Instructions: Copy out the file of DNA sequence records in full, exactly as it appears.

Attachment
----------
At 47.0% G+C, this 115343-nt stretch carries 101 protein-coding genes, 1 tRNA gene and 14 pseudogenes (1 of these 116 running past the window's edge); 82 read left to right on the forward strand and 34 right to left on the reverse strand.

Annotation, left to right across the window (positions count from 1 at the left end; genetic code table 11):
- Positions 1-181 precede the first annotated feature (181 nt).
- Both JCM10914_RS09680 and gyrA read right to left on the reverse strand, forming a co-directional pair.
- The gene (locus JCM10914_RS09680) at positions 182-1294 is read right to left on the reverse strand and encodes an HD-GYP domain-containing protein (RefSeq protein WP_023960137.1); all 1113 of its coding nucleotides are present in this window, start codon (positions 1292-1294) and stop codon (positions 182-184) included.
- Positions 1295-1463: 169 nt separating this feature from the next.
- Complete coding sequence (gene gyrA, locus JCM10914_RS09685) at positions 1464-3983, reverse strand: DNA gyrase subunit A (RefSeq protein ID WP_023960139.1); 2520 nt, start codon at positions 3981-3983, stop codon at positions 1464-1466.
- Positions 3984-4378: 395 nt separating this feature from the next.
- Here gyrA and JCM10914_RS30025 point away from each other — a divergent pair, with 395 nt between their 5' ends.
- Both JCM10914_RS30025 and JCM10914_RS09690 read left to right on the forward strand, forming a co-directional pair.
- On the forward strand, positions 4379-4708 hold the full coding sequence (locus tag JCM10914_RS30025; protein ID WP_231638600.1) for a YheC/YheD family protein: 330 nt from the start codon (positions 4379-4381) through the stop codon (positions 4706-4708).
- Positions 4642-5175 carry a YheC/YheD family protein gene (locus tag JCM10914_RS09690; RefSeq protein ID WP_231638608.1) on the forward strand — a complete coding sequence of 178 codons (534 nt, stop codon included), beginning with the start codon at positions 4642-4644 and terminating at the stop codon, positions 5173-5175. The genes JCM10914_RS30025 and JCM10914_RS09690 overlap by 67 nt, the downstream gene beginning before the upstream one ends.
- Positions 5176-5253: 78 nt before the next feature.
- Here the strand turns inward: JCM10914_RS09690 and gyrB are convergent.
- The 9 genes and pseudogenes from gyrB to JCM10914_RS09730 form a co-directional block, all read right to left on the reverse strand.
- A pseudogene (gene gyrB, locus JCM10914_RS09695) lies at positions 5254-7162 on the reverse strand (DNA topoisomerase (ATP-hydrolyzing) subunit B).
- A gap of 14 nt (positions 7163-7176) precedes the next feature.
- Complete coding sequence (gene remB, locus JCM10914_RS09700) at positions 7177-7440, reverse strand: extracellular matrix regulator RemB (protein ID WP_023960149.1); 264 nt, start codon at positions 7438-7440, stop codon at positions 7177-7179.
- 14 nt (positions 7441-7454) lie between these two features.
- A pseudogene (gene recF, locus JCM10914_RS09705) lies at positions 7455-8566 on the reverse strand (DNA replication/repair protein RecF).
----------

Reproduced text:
At 47.0% G+C, this 115343-nt stretch carries 101 protein-coding genes, 1 tRNA gene and 14 pseudogenes (1 of these 116 running past the window's edge); 82 read left to right on the forward strand and 34 right to left on the reverse strand.

Annotation, left to right across the window (positions count from 1 at the left end; genetic code table 11):
- Positions 1-181 precede the first annotated feature (181 nt).
- Both JCM10914_RS09680 and gyrA read right to left on the reverse strand, forming a co-directional pair.
- The gene (locus JCM10914_RS09680) at positions 182-1294 is read right to left on the reverse strand and encodes an HD-GYP domain-containing protein (RefSeq protein WP_023960137.1); all 1113 of its coding nucleotides are present in this window, start codon (positions 1292-1294) and stop codon (positions 182-184) included.
- Positions 1295-1463: 169 nt separating this feature from the next.
- Complete coding sequence (gene gyrA, locus JCM10914_RS09685) at positions 1464-3983, reverse strand: DNA gyrase subunit A (RefSeq protein ID WP_023960139.1); 2520 nt, start codon at positions 3981-3983, stop codon at positions 1464-1466.
- Positions 3984-4378: 395 nt separating this feature from the next.
- Here gyrA and JCM10914_RS30025 point away from each other — a divergent pair, with 395 nt between their 5' ends.
- Both JCM10914_RS30025 and JCM10914_RS09690 read left to right on the forward strand, forming a co-directional pair.
- On the forward strand, positions 4379-4708 hold the full coding sequence (locus tag JCM10914_RS30025; protein ID WP_231638600.1) for a YheC/YheD family protein: 330 nt from the start codon (positions 4379-4381) through the stop codon (positions 4706-4708).
- Positions 4642-5175 carry a YheC/YheD family protein gene (locus tag JCM10914_RS09690; RefSeq protein ID WP_231638608.1) on the forward strand — a complete coding sequence of 178 codons (534 nt, stop codon included), beginning with the start codon at positions 4642-4644 and terminating at the stop codon, positions 5173-5175. The genes JCM10914_RS30025 and JCM10914_RS09690 overlap by 67 nt, the downstream gene beginning before the upstream one ends.
- Positions 5176-5253: 78 nt before the next feature.
- Here the strand turns inward: JCM10914_RS09690 and gyrB are convergent.
- The 9 genes and pseudogenes from gyrB to JCM10914_RS09730 form a co-directional block, all read right to left on the reverse strand.
- A pseudogene (gene gyrB, locus JCM10914_RS09695) lies at positions 5254-7162 on the reverse strand (DNA topoisomerase (ATP-hydrolyzing) subunit B).
- A gap of 14 nt (positions 7163-7176) precedes the next feature.
- Complete coding sequence (gene remB, locus JCM10914_RS09700) at positions 7177-7440, reverse strand: extracellular matrix regulator RemB (protein ID WP_023960149.1); 264 nt, start codon at positions 7438-7440, stop codon at positions 7177-7179.
- 14 nt (positions 7441-7454) lie between these two features.
- A pseudogene (gene recF, locus JCM10914_RS09705) lies at positions 7455-8566 on the reverse strand (DNA replication/repair protein RecF).